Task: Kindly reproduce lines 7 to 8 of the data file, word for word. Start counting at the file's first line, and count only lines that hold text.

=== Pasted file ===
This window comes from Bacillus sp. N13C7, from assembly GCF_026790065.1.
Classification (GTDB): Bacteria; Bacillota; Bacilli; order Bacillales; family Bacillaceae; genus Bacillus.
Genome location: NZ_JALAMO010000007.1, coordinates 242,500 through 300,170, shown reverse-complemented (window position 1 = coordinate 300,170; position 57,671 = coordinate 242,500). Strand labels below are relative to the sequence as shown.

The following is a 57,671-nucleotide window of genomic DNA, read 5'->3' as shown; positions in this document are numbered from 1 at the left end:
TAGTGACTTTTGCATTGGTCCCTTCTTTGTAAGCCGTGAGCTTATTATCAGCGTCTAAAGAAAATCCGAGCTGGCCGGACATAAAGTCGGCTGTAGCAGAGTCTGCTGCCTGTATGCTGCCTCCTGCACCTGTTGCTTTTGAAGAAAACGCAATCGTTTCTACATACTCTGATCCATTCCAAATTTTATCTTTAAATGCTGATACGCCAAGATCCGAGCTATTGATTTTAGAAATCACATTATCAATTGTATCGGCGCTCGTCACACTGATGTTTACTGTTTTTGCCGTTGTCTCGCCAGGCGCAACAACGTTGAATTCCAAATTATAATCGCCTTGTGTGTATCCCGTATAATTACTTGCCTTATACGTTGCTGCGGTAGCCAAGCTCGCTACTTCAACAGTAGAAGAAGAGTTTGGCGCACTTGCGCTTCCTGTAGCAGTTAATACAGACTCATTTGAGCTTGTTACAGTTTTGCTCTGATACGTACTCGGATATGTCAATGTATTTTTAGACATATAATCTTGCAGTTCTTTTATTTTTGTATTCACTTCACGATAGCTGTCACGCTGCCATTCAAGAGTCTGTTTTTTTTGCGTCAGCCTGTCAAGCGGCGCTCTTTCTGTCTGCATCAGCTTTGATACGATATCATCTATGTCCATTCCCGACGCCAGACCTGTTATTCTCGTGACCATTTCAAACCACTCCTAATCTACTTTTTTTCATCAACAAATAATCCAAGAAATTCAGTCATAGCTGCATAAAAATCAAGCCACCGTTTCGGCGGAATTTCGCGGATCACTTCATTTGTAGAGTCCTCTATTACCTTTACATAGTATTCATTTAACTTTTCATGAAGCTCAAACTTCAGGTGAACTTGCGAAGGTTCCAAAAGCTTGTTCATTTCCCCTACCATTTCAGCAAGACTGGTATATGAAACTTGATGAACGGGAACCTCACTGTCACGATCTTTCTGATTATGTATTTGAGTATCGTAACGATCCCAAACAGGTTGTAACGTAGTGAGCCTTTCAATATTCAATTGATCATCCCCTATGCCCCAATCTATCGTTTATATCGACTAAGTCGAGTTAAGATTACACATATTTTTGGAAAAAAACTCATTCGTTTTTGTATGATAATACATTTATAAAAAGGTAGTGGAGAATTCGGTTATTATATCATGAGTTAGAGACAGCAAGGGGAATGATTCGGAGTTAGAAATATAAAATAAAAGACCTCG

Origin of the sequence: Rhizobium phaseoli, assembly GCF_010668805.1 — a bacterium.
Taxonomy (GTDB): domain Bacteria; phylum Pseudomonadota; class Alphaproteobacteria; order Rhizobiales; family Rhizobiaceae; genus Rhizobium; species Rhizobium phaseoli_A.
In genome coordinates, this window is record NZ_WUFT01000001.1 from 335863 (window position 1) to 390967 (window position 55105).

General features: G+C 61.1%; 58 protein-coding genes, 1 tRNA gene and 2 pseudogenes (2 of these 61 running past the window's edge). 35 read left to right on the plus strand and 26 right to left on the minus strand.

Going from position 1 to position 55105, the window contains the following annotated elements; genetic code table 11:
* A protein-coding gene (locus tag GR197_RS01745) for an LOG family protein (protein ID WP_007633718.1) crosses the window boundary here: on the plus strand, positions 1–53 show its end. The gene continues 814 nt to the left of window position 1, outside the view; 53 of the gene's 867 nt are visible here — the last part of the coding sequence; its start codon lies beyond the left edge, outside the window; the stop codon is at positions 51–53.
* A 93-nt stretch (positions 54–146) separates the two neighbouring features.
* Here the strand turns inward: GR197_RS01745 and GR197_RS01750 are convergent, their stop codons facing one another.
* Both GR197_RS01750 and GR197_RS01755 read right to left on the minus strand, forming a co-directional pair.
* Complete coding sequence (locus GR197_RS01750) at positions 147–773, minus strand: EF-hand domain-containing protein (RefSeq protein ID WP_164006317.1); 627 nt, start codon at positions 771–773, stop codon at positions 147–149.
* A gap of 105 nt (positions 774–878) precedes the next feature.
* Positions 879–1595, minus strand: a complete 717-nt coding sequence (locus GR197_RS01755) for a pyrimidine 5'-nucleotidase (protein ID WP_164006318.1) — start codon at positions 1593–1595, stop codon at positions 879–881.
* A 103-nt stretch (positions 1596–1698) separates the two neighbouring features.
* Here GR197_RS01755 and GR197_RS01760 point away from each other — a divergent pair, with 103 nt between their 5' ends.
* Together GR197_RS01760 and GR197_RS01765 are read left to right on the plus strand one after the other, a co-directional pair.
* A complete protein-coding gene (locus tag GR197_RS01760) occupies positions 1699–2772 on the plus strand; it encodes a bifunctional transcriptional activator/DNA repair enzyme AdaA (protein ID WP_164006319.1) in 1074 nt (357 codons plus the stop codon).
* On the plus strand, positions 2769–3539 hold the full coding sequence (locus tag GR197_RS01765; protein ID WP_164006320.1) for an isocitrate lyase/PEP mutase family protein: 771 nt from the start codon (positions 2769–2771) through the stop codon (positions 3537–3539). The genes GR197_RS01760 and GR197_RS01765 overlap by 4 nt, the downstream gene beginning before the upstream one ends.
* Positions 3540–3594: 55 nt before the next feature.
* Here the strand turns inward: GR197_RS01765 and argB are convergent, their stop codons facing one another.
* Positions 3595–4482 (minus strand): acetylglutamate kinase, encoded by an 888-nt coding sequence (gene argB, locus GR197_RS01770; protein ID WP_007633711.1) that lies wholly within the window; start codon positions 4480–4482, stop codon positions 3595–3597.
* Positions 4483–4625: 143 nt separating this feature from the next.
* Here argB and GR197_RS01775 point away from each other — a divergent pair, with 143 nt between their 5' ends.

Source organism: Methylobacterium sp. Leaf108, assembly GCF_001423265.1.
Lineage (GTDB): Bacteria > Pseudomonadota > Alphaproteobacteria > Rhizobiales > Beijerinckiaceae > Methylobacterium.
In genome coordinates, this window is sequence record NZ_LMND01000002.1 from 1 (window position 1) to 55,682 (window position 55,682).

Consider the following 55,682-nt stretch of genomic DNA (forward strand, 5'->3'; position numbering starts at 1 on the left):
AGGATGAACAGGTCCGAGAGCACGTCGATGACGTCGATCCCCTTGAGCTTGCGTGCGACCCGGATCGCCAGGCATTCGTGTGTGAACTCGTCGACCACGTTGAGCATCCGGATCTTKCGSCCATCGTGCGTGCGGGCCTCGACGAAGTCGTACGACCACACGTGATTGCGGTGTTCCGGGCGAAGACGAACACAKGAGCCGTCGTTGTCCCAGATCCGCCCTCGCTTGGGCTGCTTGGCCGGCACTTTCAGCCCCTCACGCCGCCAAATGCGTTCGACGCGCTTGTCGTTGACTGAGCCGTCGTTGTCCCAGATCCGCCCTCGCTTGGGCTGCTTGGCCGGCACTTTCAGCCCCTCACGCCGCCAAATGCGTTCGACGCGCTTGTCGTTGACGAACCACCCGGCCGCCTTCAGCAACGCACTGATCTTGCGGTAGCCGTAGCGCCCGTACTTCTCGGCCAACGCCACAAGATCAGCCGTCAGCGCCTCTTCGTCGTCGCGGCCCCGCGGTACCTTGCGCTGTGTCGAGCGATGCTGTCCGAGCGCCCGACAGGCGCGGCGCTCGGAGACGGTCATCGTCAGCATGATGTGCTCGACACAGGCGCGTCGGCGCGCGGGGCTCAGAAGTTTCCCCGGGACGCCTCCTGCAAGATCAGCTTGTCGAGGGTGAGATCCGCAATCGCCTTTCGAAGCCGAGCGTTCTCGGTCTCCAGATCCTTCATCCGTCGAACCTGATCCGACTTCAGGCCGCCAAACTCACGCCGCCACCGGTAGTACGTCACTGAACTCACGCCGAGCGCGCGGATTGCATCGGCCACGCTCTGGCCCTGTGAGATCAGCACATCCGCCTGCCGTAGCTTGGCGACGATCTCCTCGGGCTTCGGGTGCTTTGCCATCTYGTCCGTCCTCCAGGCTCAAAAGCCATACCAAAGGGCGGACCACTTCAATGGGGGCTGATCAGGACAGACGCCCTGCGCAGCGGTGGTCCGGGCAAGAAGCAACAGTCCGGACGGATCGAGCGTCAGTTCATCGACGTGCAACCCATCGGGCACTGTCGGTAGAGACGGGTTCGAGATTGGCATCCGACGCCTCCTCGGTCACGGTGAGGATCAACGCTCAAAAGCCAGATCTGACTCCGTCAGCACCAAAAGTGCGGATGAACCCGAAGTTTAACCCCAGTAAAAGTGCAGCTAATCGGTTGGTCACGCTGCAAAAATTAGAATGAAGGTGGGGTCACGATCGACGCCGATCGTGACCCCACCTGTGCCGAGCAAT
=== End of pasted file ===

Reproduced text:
Taxonomy (GTDB): domain Bacteria; phylum Pseudomonadota; class Alphaproteobacteria; order Rhizobiales; family Rhizobiaceae; genus Rhizobium; species Rhizobium phaseoli_A.
In genome coordinates, this window is record NZ_WUFT01000001.1 from 335863 (window position 1) to 390967 (window position 55105).